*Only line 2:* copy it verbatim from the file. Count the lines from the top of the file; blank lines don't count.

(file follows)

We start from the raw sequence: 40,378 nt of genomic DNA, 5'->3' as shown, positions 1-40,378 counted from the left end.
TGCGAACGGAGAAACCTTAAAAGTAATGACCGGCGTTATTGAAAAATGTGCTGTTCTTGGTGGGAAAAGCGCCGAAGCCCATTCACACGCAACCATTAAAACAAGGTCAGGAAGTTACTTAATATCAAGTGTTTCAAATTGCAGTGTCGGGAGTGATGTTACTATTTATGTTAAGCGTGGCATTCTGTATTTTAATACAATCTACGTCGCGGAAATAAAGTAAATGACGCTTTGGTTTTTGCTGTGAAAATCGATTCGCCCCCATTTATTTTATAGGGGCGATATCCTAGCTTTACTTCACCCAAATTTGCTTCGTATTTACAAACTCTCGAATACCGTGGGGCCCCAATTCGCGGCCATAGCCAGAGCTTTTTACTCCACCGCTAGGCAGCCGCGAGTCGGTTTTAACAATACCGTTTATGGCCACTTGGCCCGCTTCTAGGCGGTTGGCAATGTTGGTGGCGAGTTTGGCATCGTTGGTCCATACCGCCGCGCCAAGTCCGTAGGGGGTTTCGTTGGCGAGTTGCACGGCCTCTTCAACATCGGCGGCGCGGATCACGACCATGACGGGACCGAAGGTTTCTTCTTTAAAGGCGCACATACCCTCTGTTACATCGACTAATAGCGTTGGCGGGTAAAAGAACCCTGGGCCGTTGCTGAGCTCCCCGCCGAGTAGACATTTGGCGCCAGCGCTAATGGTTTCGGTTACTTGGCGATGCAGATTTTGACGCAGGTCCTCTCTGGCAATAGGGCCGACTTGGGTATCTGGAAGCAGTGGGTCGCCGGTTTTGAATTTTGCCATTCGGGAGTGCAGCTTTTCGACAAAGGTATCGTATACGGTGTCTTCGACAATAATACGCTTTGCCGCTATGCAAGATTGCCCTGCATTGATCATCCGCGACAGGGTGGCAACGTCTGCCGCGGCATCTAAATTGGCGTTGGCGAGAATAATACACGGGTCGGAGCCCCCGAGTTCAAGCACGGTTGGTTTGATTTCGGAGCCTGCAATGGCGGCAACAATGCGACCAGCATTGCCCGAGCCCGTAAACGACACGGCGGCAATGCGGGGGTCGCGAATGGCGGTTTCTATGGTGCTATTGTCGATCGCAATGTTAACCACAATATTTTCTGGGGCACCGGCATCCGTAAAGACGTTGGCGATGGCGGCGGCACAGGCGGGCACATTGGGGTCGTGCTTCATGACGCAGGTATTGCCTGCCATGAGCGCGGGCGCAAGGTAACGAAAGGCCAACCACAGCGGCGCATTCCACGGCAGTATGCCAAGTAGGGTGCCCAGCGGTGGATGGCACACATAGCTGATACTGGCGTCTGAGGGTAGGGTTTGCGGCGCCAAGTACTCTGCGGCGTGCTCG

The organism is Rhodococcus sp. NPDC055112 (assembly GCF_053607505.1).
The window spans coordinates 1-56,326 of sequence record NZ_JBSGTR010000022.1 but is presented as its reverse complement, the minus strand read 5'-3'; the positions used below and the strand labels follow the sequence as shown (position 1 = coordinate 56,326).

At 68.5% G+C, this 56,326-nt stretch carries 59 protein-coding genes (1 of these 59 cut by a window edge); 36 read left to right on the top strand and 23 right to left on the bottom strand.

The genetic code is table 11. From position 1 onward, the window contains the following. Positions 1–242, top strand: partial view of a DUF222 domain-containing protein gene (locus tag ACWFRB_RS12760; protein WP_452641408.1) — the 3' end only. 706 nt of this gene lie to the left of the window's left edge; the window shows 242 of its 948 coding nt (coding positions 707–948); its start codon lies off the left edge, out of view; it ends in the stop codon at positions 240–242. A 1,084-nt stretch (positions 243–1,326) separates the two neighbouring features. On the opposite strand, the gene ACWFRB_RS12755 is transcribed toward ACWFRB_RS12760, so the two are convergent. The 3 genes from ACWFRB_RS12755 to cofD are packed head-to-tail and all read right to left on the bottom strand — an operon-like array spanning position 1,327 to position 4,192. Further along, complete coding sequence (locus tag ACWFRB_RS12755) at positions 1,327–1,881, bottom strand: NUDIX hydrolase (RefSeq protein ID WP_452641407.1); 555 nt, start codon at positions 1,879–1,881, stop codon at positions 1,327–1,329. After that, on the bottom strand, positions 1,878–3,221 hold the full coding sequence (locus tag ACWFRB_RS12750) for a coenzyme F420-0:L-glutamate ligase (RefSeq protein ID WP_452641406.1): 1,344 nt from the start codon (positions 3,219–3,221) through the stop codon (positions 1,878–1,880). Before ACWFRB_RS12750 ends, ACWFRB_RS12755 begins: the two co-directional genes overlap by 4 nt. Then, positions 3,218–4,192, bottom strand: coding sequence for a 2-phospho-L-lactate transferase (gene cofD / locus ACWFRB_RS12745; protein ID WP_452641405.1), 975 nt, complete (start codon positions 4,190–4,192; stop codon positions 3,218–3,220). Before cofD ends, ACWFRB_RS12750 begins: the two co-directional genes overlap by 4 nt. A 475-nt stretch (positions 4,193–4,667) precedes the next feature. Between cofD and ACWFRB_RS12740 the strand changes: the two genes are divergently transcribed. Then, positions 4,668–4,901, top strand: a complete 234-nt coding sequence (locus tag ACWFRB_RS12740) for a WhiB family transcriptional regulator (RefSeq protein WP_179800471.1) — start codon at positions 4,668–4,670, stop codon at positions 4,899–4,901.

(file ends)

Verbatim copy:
TGCGAACGGAGAAACCTTAAAAGTAATGACCGGCGTTATTGAAAAATGTGCTGTTCTTGGTGGGAAAAGCGCCGAAGCCCATTCACACGCAACCATTAAAACAAGGTCAGGAAGTTACTTAATATCAAGTGTTTCAAATTGCAGTGTCGGGAGTGATGTTACTATTTATGTTAAGCGTGGCATTCTGTATTTTAATACAATCTACGTCGCGGAAATAAAGTAAATGACGCTTTGGTTTTTGCTGTGAAAATCGATTCGCCCCCATTTATTTTATAGGGGCGATATCCTAGCTTTACTTCACCCAAATTTGCTTCGTATTTACAAACTCTCGAATACCGTGGGGCCCCAATTCGCGGCCATAGCCAGAGCTTTTTACTCCACCGCTAGGCAGCCGCGAGTCGGTTTTAACAATACCGTTTATGGCCACTTGGCCCGCTTCTAGGCGGTTGGCAATGTTGGTGGCGAGTTTGGCATCGTTGGTCCATACCGCCGCGCCAAGTCCGTAGGGGGTTTCGTTGGCGAGTTGCACGGCCTCTTCAACATCGGCGGCGCGGATCACGACCATGACGGGACCGAAGGTTTCTTCTTTAAAGGCGCACATACCCTCTGTTACATCGACTAATAGCGTTGGCGGGTAAAAGAACCCTGGGCCGTTGCTGAGCTCCCCGCCGAGTAGACATTTGGCGCCAGCGCTAATGGTTTCGGTTACTTGGCGATGCAGATTTTGACGCAGGTCCTCTCTGGCAATAGGGCCGACTTGGGTATCTGGAAGCAGTGGGTCGCCGGTTTTGAATTTTGCCATTCGGGAGTGCAGCTTTTCGACAAAGGTATCGTATACGGTGTCTTCGACAATAATACGCTTTGCCGCTATGCAAGATTGCCCTGCATTGATCATCCGCGACAGGGTGGCAACGTCTGCCGCGGCATCTAAATTGGCGTTGGCGAGAATAATACACGGGTCGGAGCCCCCGAGTTCAAGCACGGTTGGTTTGATTTCGGAGCCTGCAATGGCGGCAACAATGCGACCAGCATTGCCCGAGCCCGTAAACGACACGGCGGCAATGCGGGGGTCGCGAATGGCGGTTTCTATGGTGCTATTGTCGATCGCAATGTTAACCACAATATTTTCTGGGGCACCGGCATCCGTAAAGACGTTGGCGATGGCGGCGGCACAGGCGGGCACATTGGGGTCGTGCTTCATGACGCAGGTATTGCCTGCCATGAGCGCGGGCGCAAGGTAACGAAAGGCCAACCACAGCGGCGCATTCCACGGCAGTATGCCAAGTAGGGTGCCCAGCGGTGGATGGCACACATAGCTGATACTGGCGTCTGAGGGTAGGGTTTGCGGCGCCAAGTACTCTGCGGCGTGCTCG